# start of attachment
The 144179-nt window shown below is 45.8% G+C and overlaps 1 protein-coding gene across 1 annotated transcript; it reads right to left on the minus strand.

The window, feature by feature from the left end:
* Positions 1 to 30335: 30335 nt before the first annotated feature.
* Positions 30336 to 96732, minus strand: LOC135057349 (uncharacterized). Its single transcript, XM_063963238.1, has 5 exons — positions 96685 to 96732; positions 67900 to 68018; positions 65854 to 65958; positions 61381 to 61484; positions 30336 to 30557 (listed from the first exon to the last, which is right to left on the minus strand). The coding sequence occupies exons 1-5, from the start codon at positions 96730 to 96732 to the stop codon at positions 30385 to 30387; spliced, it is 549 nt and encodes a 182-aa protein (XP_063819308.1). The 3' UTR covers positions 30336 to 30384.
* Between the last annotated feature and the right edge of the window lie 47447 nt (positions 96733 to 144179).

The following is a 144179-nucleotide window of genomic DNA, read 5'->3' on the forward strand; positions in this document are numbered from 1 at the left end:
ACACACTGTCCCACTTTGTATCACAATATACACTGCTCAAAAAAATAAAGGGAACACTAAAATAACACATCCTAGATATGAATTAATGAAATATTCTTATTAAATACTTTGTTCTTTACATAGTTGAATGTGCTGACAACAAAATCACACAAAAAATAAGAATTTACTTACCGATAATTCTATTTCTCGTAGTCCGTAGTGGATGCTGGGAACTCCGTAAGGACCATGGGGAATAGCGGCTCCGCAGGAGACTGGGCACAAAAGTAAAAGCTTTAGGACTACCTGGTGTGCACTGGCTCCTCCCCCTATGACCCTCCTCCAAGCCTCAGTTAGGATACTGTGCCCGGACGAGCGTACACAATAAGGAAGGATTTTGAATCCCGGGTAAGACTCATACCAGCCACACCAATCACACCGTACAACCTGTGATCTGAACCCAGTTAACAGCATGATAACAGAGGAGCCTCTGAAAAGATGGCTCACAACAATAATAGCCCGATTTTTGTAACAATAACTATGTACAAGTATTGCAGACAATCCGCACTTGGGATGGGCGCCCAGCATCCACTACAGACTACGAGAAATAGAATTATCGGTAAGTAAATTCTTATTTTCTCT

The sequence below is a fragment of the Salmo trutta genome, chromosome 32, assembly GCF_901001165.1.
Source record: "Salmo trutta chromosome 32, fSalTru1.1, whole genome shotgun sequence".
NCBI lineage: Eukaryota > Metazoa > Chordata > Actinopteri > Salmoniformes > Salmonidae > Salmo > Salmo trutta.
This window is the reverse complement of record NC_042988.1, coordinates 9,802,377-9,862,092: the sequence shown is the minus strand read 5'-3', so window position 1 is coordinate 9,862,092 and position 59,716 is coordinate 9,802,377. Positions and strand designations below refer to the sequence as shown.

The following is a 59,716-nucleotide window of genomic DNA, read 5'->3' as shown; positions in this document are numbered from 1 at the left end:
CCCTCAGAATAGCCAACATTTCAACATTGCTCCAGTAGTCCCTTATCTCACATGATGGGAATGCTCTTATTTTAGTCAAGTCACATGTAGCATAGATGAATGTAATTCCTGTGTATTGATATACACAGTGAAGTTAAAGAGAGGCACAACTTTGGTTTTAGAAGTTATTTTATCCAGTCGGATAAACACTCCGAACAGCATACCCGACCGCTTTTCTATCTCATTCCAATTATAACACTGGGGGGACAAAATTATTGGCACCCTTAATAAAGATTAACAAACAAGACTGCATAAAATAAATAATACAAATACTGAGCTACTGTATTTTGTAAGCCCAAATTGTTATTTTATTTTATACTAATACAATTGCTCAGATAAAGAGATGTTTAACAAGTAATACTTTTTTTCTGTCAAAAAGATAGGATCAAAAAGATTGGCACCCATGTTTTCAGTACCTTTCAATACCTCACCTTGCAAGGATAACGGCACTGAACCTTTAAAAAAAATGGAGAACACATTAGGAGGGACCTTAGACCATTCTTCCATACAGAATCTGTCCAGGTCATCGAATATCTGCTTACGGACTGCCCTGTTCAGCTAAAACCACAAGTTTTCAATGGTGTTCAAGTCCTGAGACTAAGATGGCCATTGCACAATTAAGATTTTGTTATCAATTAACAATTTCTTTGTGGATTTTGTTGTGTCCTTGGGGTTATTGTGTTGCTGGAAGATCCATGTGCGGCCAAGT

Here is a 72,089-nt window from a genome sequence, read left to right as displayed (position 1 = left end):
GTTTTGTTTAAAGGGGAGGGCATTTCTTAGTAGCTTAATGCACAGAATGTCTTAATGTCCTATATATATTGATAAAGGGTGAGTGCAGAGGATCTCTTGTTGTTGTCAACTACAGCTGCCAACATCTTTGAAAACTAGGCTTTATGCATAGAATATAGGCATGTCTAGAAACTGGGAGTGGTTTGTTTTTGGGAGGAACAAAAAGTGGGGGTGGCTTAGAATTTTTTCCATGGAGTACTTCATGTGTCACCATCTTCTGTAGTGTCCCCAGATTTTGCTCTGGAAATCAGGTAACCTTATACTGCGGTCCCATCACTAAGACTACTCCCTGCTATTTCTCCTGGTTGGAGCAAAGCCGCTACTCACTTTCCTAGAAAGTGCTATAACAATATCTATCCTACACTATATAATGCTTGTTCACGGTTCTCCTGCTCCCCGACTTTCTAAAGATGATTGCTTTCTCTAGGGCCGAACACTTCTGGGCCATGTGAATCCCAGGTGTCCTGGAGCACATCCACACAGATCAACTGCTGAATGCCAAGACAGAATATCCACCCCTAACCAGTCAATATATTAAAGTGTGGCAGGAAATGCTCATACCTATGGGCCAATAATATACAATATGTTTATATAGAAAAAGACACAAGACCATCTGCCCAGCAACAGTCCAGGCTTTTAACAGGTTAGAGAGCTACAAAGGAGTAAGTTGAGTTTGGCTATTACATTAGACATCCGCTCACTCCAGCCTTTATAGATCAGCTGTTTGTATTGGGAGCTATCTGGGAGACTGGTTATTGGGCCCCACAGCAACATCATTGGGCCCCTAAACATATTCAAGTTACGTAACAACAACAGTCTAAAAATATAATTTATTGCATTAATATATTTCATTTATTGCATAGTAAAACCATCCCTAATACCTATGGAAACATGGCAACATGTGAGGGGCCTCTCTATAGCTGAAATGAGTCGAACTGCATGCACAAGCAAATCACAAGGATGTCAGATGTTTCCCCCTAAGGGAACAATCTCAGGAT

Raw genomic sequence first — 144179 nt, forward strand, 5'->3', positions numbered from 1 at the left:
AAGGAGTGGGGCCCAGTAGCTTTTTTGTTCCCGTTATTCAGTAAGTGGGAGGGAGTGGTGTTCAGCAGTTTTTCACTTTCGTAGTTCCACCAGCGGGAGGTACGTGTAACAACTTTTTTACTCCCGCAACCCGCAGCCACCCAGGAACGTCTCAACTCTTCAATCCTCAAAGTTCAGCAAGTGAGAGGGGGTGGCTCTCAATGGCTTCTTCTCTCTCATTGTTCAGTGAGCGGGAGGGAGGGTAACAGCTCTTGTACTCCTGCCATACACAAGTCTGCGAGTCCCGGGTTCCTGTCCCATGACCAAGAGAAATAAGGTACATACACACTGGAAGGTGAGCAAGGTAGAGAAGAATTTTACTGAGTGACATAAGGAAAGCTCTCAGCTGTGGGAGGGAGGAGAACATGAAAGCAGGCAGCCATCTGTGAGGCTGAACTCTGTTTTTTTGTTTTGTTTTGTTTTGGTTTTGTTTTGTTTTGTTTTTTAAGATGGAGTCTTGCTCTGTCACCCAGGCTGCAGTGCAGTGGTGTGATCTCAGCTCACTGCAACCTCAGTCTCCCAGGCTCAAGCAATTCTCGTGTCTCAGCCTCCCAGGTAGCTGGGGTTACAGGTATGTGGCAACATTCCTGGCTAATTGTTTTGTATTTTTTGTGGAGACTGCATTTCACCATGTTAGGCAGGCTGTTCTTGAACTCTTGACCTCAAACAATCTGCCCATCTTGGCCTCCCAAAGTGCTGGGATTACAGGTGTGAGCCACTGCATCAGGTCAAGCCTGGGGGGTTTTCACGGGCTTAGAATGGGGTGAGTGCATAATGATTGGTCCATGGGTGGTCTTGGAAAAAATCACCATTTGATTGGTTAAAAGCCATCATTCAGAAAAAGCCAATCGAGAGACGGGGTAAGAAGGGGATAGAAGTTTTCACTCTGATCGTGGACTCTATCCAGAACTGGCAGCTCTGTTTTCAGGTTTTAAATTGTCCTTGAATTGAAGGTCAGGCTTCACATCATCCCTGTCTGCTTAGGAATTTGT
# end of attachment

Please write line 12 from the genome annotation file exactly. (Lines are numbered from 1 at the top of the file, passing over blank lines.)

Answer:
The following is a 59,716-nucleotide window of genomic DNA, read 5'->3' as shown; positions in this document are numbered from 1 at the left end: